“Years of effort to halt illegal logging are finally showing signs of success. But in Indonesia, the Brazilian Amazon, the Congo Basin, and parts of West Africa, up to half of all timber is still illegally sourced.”
That’s the introduction to a new video produced by the Brussels-based NGO FERN, titled, “The story of FLEGT“. FLEGT is an EU action plan aimed at addressing Forest Law Enforcement, Governance and Trade. It consists of four different measures:
- EU Procurement Policies – To define what timber products EU governments should and shouldn’t buy;
- Due Diligence – To address EU finance of illegal logging;
- EU Timber Regulation – To ensure that timber used in the EU is legal; and
- Voluntary Partnership Agreements – To address poor forest governance in timber producing countries.
Here’s FERN’s new video:
The EU Timber Regulation came into force on 3 March 2013. According to the regulation, timber traders have to carry out due diligence to ensure that the timber they are selling in Europe is legal:
On the basis of a systemic approach, operators placing timber and timber products for the first time on the internal market should take the appropriate steps in order to ascertain that illegally harvested timber and timber products derived from such timber are not placed on the internal market. To that end, operators should exercise due diligence through a system of measures and procedures to minimise the risk of placing illegally harvested timber and timber products derived from such timber on the internal market.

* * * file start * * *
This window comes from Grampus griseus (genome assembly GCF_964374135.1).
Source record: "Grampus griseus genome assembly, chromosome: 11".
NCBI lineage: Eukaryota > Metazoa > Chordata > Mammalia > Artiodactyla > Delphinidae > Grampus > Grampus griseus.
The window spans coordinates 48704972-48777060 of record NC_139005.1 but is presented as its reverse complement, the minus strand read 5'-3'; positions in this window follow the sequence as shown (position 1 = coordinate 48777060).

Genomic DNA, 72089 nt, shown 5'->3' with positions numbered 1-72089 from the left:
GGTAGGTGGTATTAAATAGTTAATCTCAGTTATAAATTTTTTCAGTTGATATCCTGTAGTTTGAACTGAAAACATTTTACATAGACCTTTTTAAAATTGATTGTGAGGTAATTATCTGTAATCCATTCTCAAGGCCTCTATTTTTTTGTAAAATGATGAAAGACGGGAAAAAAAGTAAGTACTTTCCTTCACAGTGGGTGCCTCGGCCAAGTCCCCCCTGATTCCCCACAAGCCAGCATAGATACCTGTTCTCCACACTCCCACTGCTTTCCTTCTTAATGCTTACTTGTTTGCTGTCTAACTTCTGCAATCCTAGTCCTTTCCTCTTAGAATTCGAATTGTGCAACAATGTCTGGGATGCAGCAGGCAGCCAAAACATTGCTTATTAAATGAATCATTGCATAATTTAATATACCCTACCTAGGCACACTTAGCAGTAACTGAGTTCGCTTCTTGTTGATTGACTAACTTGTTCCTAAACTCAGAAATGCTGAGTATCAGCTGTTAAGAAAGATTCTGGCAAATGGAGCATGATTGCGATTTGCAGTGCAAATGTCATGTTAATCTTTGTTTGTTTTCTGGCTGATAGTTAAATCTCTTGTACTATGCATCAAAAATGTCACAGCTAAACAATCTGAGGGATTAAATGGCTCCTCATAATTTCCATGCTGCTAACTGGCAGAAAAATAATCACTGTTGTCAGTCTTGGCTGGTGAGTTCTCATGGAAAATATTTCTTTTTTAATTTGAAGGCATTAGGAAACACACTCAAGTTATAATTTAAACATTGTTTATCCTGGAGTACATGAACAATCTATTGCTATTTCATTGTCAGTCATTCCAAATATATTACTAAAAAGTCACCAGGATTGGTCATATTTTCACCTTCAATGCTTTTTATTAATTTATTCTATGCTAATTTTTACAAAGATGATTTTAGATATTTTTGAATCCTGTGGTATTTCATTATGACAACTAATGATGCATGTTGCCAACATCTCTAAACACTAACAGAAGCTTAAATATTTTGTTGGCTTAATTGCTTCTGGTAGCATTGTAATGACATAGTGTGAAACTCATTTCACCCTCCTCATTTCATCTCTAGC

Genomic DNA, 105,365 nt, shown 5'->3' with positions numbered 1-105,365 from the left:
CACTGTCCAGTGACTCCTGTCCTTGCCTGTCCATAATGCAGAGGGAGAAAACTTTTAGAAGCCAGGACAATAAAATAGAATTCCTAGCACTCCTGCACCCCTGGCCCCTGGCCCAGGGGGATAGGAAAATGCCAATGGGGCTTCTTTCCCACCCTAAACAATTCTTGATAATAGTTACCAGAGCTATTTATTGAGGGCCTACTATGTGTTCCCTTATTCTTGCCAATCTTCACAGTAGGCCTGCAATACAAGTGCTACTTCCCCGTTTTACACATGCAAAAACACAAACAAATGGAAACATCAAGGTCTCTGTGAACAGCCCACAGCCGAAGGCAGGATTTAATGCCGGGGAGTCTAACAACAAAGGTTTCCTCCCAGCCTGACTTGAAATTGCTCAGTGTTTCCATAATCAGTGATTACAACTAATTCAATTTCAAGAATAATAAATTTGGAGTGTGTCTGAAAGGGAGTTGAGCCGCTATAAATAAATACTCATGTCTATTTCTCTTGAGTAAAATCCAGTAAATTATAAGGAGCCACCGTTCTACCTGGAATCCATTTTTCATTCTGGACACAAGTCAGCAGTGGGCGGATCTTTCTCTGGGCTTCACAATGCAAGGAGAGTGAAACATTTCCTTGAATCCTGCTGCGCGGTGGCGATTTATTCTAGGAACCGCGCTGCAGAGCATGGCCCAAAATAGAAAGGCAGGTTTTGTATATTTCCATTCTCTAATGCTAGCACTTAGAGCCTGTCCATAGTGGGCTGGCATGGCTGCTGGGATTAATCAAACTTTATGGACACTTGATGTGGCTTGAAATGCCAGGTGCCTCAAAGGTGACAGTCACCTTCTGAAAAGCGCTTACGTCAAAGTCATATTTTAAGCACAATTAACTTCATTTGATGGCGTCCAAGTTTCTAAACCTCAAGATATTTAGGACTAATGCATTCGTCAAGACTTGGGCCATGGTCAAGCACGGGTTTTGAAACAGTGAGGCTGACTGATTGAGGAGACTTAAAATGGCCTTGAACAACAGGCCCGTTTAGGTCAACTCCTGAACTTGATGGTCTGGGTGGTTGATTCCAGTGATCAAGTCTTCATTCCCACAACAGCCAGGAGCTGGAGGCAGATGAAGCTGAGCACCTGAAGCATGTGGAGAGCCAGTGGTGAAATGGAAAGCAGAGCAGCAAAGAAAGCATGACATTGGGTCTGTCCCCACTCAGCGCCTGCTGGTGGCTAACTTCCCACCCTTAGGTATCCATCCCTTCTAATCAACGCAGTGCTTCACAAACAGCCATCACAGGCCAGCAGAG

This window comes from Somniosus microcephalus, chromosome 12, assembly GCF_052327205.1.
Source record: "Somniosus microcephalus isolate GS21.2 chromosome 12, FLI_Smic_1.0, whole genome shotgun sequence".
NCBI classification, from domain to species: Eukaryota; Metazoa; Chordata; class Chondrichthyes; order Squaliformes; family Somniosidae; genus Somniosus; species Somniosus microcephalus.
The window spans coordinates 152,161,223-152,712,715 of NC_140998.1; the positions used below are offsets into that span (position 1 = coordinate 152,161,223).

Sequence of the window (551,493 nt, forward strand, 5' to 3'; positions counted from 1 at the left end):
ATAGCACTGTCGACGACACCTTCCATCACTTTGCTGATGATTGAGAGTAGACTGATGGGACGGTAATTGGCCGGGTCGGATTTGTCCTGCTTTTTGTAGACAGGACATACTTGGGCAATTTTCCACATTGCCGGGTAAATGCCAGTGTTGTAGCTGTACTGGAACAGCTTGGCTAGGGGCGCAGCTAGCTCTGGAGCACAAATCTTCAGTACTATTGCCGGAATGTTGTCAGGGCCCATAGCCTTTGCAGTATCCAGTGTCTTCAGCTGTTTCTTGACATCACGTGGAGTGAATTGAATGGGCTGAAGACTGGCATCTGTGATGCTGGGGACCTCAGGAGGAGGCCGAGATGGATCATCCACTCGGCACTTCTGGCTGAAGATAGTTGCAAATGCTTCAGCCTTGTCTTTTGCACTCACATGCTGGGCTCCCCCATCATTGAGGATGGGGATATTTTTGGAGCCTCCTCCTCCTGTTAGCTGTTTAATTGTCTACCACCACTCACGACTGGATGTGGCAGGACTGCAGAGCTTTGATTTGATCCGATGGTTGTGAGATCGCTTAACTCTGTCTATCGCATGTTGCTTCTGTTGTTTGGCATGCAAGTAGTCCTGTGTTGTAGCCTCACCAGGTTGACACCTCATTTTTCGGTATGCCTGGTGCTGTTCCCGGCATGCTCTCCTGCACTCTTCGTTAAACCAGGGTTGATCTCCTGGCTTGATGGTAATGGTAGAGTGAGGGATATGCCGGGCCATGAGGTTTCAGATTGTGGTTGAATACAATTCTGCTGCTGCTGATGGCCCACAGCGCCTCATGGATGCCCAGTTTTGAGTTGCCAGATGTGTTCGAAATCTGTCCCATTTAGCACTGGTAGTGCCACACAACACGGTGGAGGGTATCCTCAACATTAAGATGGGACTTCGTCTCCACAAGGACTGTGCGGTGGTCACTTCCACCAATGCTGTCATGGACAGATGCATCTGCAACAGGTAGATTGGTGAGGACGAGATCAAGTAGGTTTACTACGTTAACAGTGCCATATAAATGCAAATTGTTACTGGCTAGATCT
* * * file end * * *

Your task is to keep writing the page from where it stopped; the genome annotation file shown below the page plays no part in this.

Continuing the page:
The EU regulation follows similar regulation in the US, implemented in 2008 under the Lacey Act. The EU legislation goes further, by seeking to sign legally binding agreements with timber producing countries to achieve legality and reform of forest governance.
On its website, FERN notes that,
Illegal logging destroys forests and damages communities, but it is hard to tackle because it is often an integral part of a nation’s economy, giving financial support to political parties and companies. FERN believes the challenge is to address the root causes of illegal operations: corruption, unclear tenure situation and the excessive influence of the timber industry.
So far, REDD-Monitor has not looked in detail at illegal logging. It is, after all, a bit of a no brainer. Illegal logging is, er, illegal. Timber is really big stuff. Smuggling it is kind of tricky (unlike drugs, for example). If it’s illegal, surely it’s just a case of rounding up the bad guys and locking them away?
Obviously it’s not so easy. Just as stopping deforestation is more complicated than putting a price on the carbon stored in forests, stopping illegal logging involves facing up to powerful vested interests. Corruption makes addressing illegal logging more difficult, in countries where government officials earn far more from backhanders than they would from addressing illegal logging. Legislation on illegal logging applies not only to logs but to timber products such as paper. Implementing unjust forest laws, can have serious implications for local communities living in and near forests. The scale of the problem is vast. In 2010, Chatham House estimated that as much as 100 million cubic metres of timber are harvested illegally each year.
As the FERN video illustrates with the map below, many of the countries that are in FLEGT negotiations or have already signed a Voluntary Partnership Agreement (VPA) also have REDD programmes.
Addressing illegal logging must play an important part in attempts to reduce deforestation. So this post will be the first in an occasional series looking in more detail at illegal logging. The next in the series will look at a report on how VPAs are encouraging forest reform by journalist Fred Pearce, commissioned by FERN in 2012.
Full Disclosure: REDD-Monitor receives funding from FERN. Click here for all of REDD-Monitor’s funding sources.